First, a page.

Air Force Materiel Command (AFMC) has embarked on an ambitious effort to employ digital modeling and engineering techniques across the service’s myriad programs, in the hopes that these technologies will speed up program lifecycles and improve long-term sustainment.

Earlier this spring, AFMC launched a new “digital campaign” that aims to modernize the lifecycle progress of Air Force systems by incorporating new techniques such as digital engineering into the program from the very beginning. Several of the service’s biggest capability areas are already using digital engineering processes during the R&D period, such as the Ground-Based Strategic Deterrent (GBSD) program to replace the Minuteman III missiles, and the B-52’s Commercial Engine Replacement Program (CERP).

Gen. Arnold Bunch, who took over as AFMC commander in May 2019, said the goal is to put a digital foundation in place for each of the service’s platforms and systems that will improve design and development, fielding and ultimately sustainment. In his prior role as the military deputy for Air Force acquisition at the Pentagon, he noticed that several service programs that were progressing well had incorporated digital engineering and modeling from an early stage.

“We realized that we had some programs that were doing pretty well by using digital engineering, digital models, and sharing that information. But we didn’t really have a holistic look at, ‘How is that going to work across the lifecycle of a system?’” Bunch said in an exclusive June 17 interview with Defense Daily.

Now, a team led by former Air Force Research Laboratory Commander Maj. Gen. Bill Cooley is gathering data from across the AFMC and larger Air Force enterprises to better understand what the service needs to do to incorporate digital modeling processes on a large scale, and quickly. Six lines of effort are being worked, to include integrated information technology infrastructure; models and tools; standards, data and architectures; lifecycle strategies and processes; policy and guidance; and workforce and culture.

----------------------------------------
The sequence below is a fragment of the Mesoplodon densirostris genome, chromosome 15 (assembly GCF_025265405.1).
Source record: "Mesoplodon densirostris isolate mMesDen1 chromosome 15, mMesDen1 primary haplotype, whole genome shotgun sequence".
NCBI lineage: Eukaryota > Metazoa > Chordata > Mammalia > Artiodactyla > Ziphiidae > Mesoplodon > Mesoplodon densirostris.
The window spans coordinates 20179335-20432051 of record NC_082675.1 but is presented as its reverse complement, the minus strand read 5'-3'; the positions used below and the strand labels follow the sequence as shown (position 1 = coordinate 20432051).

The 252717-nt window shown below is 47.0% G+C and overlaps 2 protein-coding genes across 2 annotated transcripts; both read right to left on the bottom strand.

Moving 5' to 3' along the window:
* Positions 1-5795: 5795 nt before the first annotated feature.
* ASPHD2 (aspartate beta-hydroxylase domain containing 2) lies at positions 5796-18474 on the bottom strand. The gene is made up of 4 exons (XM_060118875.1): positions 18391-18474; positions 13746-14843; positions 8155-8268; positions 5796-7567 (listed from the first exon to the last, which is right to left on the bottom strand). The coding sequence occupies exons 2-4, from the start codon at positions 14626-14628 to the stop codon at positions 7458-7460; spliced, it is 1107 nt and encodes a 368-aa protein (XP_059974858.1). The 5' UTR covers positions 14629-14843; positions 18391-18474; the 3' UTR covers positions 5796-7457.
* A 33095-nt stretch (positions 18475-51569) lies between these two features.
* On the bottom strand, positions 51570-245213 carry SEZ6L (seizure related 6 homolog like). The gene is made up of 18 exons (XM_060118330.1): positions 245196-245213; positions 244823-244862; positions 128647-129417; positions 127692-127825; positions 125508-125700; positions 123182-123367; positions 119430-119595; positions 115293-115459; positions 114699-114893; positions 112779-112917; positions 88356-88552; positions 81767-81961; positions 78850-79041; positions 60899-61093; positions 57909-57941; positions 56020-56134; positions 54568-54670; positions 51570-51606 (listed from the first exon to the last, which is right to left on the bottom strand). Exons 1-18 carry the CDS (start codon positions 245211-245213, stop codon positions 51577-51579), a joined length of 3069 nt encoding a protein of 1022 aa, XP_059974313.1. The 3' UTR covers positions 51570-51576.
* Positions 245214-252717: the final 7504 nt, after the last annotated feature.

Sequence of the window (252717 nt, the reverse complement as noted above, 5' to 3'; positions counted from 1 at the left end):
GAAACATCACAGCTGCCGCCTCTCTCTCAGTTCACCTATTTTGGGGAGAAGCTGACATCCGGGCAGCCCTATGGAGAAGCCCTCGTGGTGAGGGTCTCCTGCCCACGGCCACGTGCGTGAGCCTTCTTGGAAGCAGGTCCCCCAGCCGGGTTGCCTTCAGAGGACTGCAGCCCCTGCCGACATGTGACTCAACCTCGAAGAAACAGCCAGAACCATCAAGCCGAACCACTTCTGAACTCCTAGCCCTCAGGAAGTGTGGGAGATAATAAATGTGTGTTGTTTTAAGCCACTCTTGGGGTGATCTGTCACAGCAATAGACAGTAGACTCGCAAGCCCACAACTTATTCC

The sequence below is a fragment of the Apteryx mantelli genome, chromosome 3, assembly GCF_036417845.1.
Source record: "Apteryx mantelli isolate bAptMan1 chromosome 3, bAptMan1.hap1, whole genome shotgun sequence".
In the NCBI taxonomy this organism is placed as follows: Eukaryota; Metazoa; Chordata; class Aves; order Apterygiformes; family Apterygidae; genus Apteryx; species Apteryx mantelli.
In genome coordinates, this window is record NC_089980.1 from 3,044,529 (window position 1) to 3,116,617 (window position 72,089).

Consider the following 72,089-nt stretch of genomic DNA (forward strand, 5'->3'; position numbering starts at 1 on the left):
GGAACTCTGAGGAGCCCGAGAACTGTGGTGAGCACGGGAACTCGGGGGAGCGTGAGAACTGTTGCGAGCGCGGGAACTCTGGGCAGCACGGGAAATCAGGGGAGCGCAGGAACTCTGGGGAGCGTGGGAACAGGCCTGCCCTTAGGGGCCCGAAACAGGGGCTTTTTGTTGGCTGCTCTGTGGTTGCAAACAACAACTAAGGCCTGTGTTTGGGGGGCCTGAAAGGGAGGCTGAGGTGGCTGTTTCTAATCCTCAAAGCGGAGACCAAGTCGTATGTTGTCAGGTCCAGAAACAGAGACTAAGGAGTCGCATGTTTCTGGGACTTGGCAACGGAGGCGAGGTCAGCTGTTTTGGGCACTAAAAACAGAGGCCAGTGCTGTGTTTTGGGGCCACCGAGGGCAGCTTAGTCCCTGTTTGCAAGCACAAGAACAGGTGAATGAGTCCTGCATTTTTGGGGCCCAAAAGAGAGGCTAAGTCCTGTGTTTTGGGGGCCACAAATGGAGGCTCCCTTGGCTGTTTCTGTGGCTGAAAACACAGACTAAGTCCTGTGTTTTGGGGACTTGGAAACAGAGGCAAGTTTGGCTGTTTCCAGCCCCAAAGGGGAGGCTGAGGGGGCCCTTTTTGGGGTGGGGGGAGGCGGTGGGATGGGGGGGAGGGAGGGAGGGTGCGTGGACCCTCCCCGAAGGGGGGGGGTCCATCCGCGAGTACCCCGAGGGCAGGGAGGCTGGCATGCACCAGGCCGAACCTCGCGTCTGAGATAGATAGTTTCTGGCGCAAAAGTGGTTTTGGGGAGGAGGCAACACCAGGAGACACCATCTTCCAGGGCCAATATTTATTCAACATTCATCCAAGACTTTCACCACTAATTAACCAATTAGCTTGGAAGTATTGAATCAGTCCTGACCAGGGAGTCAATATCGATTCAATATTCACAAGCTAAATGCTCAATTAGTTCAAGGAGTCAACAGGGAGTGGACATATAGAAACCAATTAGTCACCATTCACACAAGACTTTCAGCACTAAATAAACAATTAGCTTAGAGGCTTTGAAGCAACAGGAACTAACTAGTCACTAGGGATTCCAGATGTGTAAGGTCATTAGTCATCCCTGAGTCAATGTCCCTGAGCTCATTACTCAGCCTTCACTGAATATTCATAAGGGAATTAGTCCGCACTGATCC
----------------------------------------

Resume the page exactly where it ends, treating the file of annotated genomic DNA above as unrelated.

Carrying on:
The team is working with the service’s program executive officers, with members of the Office of the Secretary of the Air Force for Acquisition, Technology and Logistics at the Pentagon, with the Space and Missile Systems Center at Los Angeles Air Force Base, and with industry partners, Bunch said.

“We are looking at how we do need to set up our teams? How do we need to look at our infrastructure? What kind of computing capability do we really need to be able to make all that happen? What kind of manpower do we need, and how do we need to train them, and what kind of skill sets do we need? How do we get them educated?” Bunch said. “And how do we get at the cultural piece of this, because if you start doing everything digitally, that’s different than printing out reams of paper and asking for a whole lot of data products to be turned in.”

The results of the digital campaign will be critical to shape Air Force program management for the long term, he noted. “We have some programs that are really doing a great job in this area. We have other programs that are really doing a great job in one part of that lifecycle, but not across the whole spectrum,” he said.

“We’re trying to more broadly apply that [process], and I think that’s going to be one of our bigger undertakings this year,” he continued.

Sometime in calendar year 2021, the command should have a set of guidelines to help implement digital engineering and modeling across its portfolios and the Air Force at large. “Within the next year, we’ll have a better idea of what kind of skill sets we need,” and the command can then establish training methods and data collection standards, Bunch said.

The digital campaign will at times work in tandem with the Air Force’s broader Advanced Battle Management System (ABMS) program, for example, when it comes to developing a new cloud IT network. The campaign’s team will also look at legacy airframes and see where it makes sense to incorporate some digital modeling efforts that could keep them in the inventory for a longer period of time, Bunch said.

Partnering with industry will be key to success, he added. “We need to listen a little bit and learn.”